How to Attract Bluebirds to Your Yard
Provide a few habitat essentials to attract eastern bluebirds to your landscape.
With a wide range covering the eastern half of North America, eastern bluebirds are easy to spot and a favorite to many. Perched on electrical wires and fence posts, flitting about in open fields, bluebirds are a welcome sight during a drive through the countryside.
Tree cavity dwellers, eastern bluebirds will nest high up in old woodpecker holes and in dead trees abutting open meadows, but these birds are well adapted to using nesting boxes in artificial habitats in suburban areas. Since lawns, schoolyards, churchyards, parks, golf courses and agricultural fields resemble open woodland spaces and countryside, these places can be turned into prime bluebird habitat. With nesting boxes, water and food, it is easy to create habitat requirements for the bluebirds and it is fun to observe their behavior.
My husband and I have a nesting box we bought years ago, and one day, the bluebirds just showed up. Now, every year, they run off the chickadees and take the house over. We watch the whole process from our kitchen window. In mid-March, they begin courting and checking out the birdhouse. To attract the female to the box, the male takes nesting material to the birdhouse. It appears he is going to build the nest, but it is all for show. When the female gives the go-ahead, she builds the nest with no help from him. It doesn’t take long, and all of a sudden, we’ll look in the box, and there is a beautiful little blue egg. The next day, two eggs, then three, four, five, and sometimes, up to seven eggs. Sitting on the nest, the female usually is the one to incubate the eggs for 11-19 days. When the baby birds hatch, both parents, and sometimes siblings from previous broods pitch in to rear the young. Watching the parents care for the babies is sweet. As an adult bird approaches the nest, the naked and wobbly birds cheep and open their beaks wide. It takes a lot of caterpillars, insects, and worms to satiate the baby birds’ appetites. We’ve watched our bluebirds have as many as three broods in a year.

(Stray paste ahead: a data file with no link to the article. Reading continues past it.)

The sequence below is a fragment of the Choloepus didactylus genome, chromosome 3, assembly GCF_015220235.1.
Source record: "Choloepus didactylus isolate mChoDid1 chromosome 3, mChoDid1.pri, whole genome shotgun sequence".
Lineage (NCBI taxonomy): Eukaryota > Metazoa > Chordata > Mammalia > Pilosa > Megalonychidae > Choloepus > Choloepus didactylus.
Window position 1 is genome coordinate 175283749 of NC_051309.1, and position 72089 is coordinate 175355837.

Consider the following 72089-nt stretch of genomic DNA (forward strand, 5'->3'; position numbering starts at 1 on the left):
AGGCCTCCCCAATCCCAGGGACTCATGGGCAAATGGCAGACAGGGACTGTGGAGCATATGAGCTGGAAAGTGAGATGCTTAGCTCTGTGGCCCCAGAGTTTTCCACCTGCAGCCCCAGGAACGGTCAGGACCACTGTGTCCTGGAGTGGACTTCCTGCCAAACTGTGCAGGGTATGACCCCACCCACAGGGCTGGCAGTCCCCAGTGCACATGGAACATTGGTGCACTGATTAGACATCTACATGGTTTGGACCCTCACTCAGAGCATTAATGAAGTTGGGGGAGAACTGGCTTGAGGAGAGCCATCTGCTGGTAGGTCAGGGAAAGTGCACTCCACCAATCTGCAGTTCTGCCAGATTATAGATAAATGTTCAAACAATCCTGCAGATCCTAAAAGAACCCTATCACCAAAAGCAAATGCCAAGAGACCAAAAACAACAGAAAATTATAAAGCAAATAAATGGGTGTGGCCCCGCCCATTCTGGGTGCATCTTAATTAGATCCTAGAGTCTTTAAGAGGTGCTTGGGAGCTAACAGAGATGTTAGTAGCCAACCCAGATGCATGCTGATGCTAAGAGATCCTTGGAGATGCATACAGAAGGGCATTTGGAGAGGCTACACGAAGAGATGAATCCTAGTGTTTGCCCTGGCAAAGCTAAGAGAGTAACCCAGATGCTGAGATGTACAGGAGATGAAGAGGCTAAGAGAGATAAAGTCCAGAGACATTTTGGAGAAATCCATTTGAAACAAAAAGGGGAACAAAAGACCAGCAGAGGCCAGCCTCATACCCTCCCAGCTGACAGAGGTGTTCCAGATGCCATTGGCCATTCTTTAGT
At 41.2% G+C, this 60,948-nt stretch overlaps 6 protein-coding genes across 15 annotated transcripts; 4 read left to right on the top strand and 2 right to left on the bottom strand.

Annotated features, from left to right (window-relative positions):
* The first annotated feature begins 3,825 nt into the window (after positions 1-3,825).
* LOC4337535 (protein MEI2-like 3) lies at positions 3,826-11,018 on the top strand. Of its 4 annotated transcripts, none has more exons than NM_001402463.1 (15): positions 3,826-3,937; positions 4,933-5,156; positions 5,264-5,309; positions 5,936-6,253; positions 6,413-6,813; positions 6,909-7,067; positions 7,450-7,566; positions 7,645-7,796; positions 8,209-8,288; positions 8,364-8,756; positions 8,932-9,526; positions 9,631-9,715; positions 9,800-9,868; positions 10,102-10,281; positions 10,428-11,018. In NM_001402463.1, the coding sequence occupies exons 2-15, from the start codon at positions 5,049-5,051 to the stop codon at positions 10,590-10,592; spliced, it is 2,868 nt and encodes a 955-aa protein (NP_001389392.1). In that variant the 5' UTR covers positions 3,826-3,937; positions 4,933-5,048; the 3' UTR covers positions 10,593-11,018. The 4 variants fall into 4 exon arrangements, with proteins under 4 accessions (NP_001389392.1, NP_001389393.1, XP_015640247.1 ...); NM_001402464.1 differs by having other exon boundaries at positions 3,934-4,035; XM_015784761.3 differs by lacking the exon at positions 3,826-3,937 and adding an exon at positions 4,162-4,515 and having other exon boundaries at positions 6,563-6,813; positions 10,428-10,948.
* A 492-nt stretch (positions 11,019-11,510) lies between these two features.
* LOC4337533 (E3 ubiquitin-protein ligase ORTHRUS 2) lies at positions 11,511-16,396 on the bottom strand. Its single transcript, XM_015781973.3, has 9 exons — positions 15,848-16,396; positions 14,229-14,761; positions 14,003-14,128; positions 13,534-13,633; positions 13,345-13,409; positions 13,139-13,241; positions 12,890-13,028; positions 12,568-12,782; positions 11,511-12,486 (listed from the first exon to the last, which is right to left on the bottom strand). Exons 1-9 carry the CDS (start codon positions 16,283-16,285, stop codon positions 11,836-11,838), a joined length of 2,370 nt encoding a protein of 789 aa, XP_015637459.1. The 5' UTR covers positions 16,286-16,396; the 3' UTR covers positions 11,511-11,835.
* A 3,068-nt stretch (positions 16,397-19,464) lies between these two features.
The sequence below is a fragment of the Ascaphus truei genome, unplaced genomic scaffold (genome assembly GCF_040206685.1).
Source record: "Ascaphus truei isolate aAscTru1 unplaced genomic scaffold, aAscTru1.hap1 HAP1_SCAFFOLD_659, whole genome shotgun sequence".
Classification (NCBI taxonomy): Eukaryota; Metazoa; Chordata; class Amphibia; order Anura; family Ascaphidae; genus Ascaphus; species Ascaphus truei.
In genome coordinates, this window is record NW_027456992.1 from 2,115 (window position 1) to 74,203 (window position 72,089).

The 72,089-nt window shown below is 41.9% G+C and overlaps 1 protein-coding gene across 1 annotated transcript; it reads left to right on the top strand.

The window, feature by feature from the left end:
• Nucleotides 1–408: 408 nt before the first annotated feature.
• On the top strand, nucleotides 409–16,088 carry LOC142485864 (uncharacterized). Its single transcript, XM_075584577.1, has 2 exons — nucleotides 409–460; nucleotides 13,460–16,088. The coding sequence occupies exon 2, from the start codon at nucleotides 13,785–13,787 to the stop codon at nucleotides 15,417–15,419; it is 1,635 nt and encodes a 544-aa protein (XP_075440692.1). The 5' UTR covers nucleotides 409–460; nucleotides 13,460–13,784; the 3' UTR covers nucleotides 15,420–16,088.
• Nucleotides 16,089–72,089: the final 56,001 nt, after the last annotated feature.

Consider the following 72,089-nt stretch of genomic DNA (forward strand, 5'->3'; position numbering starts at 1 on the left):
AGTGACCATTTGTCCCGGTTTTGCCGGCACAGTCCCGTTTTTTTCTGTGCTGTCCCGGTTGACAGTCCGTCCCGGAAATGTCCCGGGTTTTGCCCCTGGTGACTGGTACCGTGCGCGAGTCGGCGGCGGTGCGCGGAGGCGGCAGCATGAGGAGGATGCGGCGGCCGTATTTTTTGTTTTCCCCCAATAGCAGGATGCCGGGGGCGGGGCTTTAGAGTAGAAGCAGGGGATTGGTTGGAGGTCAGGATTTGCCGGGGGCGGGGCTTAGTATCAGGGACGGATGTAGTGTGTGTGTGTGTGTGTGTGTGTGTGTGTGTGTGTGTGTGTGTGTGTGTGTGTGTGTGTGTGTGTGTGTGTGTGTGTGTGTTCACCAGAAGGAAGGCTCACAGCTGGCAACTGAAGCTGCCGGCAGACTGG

If you have noticed bluebirds around your neighborhood and want to entice the birds to nest in your yard, it is important to create a habitat so the birds will want to stick around. If your yard is not located near an area with abundant natural food sources, you’ll need to plant native plants to produce plenty of food, or you can offer the birds supplemental food. The diet of adult birds consists mostly of insects and fruit. The birds forage for caterpillars on native host plants, earthworms, insects, spiders from the ground and wild berries from trees and shrubs. We have planted native trees and plants in our yard to host caterpillars of butterflies and moths, and I planted native micro-prairies in the yard to attract insects. Those insects and larvae are an important link in the food chain. We also have several berry-producing trees and shrubs surrounding the yard.